With one last look in the mirror she picked up her handbag and walked to the door.  Rich had also changed for dinner and the dark blue cord shirt suited him better than the polo shirt he’d been wearing with his jeans earlier on.

Julia smiled. “Did you get some sleep?” She watched Rich’s eyes dart round the room checking for flaws before she joined him in the corridor and closed the door.  His shoulders relaxed and she felt a frisson of pleasure that her standards of tidiness had obviously met with his approval.

“Yes. Thank you , I slept very soundly considering.  What time did you come back to your room?”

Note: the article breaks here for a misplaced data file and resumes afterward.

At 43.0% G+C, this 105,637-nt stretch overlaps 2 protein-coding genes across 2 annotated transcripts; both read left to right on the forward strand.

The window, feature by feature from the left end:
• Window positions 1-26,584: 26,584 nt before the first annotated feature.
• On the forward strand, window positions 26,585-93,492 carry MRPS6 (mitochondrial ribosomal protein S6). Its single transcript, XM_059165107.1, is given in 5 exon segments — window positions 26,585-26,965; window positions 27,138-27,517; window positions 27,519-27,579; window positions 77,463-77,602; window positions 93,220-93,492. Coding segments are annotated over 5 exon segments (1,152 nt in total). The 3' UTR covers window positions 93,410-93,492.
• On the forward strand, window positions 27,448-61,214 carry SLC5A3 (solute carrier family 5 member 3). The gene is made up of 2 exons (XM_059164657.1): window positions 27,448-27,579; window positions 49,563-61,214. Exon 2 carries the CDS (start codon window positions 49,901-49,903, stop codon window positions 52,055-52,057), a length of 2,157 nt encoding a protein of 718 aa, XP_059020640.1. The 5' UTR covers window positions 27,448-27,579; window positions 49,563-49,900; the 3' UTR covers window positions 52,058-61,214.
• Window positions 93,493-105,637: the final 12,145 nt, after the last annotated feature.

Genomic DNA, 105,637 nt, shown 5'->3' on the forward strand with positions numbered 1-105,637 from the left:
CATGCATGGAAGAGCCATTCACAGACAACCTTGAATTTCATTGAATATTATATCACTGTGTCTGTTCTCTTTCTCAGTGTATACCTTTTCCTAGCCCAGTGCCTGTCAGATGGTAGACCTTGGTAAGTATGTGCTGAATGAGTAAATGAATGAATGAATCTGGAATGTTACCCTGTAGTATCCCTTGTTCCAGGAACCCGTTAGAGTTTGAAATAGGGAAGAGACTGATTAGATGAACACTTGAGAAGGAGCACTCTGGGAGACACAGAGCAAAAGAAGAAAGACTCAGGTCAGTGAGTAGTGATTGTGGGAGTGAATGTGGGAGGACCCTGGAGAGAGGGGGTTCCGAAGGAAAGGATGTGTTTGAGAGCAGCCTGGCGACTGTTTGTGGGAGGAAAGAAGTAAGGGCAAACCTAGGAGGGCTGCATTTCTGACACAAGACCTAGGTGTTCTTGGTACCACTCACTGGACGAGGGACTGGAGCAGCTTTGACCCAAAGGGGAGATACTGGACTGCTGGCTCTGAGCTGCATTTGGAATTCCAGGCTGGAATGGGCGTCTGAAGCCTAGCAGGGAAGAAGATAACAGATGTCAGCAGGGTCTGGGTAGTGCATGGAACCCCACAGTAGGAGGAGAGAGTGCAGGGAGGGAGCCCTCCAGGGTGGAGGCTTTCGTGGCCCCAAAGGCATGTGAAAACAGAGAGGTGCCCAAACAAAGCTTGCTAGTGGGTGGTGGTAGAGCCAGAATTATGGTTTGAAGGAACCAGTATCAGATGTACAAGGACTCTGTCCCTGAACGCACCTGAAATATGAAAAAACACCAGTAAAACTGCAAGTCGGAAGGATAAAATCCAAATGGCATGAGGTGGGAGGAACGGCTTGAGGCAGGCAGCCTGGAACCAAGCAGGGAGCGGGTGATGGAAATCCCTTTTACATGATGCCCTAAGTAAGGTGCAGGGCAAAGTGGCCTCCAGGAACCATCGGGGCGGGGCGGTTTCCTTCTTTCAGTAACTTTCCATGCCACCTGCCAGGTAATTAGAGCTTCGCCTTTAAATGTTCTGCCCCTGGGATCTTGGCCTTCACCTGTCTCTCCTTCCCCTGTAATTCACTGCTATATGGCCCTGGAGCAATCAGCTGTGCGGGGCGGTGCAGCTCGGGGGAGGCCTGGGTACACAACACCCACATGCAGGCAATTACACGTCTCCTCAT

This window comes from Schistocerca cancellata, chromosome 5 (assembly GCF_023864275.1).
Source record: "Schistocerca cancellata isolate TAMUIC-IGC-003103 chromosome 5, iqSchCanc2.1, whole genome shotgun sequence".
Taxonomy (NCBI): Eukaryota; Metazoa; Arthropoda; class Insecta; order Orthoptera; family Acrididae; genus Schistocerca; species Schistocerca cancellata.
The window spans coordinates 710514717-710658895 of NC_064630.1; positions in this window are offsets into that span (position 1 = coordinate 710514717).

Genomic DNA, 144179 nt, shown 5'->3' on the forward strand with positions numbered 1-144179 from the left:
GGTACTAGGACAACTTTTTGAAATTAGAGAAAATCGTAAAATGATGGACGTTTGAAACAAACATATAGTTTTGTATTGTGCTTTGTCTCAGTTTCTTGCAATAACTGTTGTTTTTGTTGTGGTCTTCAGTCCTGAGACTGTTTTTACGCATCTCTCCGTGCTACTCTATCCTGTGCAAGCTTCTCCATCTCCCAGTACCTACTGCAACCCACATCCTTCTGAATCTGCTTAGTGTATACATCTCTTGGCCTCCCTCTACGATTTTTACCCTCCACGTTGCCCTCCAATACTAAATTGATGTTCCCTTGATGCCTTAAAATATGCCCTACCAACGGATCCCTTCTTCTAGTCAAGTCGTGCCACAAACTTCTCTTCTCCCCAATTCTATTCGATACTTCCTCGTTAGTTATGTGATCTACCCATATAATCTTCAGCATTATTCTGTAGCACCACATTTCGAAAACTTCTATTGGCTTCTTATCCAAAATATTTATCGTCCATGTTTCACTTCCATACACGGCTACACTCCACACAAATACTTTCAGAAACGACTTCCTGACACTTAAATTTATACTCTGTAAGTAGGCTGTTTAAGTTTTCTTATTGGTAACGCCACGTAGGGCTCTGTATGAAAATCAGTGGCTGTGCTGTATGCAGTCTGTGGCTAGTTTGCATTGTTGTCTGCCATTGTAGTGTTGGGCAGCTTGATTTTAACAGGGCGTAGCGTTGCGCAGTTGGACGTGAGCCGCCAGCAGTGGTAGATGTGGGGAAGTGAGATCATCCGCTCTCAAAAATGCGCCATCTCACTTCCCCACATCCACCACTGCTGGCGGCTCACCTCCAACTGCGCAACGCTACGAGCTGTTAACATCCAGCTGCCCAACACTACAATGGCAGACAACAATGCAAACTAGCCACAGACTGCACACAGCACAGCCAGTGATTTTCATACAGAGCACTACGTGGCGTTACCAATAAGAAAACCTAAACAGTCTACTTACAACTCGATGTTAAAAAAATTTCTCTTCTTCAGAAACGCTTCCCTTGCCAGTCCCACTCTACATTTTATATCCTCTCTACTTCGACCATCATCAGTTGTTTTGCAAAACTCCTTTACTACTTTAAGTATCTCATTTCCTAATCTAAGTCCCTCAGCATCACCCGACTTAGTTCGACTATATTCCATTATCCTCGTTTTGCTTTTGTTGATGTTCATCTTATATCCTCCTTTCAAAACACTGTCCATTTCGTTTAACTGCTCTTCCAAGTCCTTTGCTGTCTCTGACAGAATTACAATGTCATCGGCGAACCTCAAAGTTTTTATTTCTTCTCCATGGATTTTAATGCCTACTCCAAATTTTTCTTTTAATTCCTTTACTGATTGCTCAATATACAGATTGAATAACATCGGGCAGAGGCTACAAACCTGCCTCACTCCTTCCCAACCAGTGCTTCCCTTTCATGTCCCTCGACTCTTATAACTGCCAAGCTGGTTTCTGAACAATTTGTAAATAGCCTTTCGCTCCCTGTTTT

“About an hour ago, just to watch the news and get changed.  I had a text from Angela as well. She’s not coming back.”

“Is she okay?”  Rich’s shoulders were beginning to rise again and Julia felt quite flattered that this might be in response to a concern that she might go home now that Angela definitely wasn’t returning.

“She’s fine.  It turned out that her husband had indigestion but he can talk himself into any illness when she isn’t there to keep him in line so she’s decided to stay home and pamper him.”

“But you’re staying aren’t you?”  His anxiety was audible now as the pitch of his voice rose a few notes.  Julia smiled and touched his forearm gently.

“I’m staying.  Angela is very jealous that I’ve already had lunch with you and now I’m having dinner too.  She’s decided that she is entirely responsible for my good fortune however.”